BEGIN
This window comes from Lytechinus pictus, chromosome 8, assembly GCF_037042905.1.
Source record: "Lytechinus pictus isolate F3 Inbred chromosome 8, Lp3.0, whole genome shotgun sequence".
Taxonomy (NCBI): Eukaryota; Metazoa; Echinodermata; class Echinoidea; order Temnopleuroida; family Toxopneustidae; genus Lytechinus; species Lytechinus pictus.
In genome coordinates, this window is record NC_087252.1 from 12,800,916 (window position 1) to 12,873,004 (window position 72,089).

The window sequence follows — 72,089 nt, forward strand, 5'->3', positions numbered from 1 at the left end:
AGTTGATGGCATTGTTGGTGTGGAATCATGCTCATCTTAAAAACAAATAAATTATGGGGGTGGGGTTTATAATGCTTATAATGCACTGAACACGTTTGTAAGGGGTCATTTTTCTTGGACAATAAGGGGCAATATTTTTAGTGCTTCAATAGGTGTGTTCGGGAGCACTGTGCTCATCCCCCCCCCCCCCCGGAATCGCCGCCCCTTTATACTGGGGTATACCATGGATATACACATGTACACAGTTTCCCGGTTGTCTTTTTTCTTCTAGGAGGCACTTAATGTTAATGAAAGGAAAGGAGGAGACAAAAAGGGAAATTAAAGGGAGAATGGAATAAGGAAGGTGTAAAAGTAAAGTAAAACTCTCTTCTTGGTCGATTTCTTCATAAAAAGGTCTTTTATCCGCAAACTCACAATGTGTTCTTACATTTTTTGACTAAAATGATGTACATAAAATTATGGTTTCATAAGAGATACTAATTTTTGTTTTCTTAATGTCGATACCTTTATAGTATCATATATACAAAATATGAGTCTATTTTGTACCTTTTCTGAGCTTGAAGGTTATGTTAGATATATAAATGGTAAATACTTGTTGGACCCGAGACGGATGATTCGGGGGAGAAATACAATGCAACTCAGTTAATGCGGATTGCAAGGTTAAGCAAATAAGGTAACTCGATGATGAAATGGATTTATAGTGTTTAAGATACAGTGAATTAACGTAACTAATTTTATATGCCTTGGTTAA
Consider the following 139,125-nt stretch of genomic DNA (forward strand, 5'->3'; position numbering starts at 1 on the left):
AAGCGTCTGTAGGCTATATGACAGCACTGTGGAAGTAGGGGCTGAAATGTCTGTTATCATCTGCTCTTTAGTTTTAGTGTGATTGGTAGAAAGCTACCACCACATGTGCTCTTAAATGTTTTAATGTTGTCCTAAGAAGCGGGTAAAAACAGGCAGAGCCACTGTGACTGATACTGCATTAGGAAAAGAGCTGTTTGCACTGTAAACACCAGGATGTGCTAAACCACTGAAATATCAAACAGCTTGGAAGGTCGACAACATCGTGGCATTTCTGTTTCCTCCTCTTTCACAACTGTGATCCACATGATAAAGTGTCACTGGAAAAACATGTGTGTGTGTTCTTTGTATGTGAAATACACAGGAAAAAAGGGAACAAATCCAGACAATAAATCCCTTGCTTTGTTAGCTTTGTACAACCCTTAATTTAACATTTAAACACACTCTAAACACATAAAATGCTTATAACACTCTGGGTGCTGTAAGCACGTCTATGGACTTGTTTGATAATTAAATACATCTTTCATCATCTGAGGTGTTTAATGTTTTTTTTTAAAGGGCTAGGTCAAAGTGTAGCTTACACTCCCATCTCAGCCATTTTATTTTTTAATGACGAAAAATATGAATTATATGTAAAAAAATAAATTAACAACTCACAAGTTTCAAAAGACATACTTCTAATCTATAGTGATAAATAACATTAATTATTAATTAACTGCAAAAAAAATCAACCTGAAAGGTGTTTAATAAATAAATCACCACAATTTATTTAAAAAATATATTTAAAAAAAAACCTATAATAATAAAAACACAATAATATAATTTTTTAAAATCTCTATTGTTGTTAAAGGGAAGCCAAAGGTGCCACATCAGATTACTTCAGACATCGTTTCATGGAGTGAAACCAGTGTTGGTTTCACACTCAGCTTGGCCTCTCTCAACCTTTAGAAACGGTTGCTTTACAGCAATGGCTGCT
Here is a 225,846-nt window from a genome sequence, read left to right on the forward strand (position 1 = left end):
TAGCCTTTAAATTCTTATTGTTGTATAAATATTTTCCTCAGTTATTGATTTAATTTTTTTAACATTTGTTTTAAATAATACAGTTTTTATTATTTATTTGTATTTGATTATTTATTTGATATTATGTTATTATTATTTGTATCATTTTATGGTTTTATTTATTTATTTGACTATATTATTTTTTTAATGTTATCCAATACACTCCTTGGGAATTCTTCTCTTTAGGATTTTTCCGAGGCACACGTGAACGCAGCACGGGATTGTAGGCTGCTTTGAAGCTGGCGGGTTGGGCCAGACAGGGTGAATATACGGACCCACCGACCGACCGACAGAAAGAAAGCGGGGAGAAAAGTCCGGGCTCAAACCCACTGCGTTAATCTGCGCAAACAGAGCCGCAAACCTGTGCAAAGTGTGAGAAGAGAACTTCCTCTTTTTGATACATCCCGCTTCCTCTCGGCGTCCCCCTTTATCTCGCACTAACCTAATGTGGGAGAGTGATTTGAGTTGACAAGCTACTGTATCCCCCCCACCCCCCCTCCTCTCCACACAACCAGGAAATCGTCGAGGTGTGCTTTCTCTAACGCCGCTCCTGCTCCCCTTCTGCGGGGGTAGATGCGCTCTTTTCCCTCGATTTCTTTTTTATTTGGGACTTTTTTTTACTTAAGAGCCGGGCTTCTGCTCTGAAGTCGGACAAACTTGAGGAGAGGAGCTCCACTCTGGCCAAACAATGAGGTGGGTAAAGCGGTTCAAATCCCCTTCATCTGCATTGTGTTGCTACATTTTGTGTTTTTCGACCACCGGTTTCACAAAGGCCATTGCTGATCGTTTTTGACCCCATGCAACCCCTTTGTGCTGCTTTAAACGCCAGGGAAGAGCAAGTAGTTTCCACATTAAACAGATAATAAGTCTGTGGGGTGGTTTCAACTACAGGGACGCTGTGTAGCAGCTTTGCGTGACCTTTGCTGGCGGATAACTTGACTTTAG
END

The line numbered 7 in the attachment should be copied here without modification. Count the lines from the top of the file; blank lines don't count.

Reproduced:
Consider the following 139,125-nt stretch of genomic DNA (forward strand, 5'->3'; position numbering starts at 1 on the left):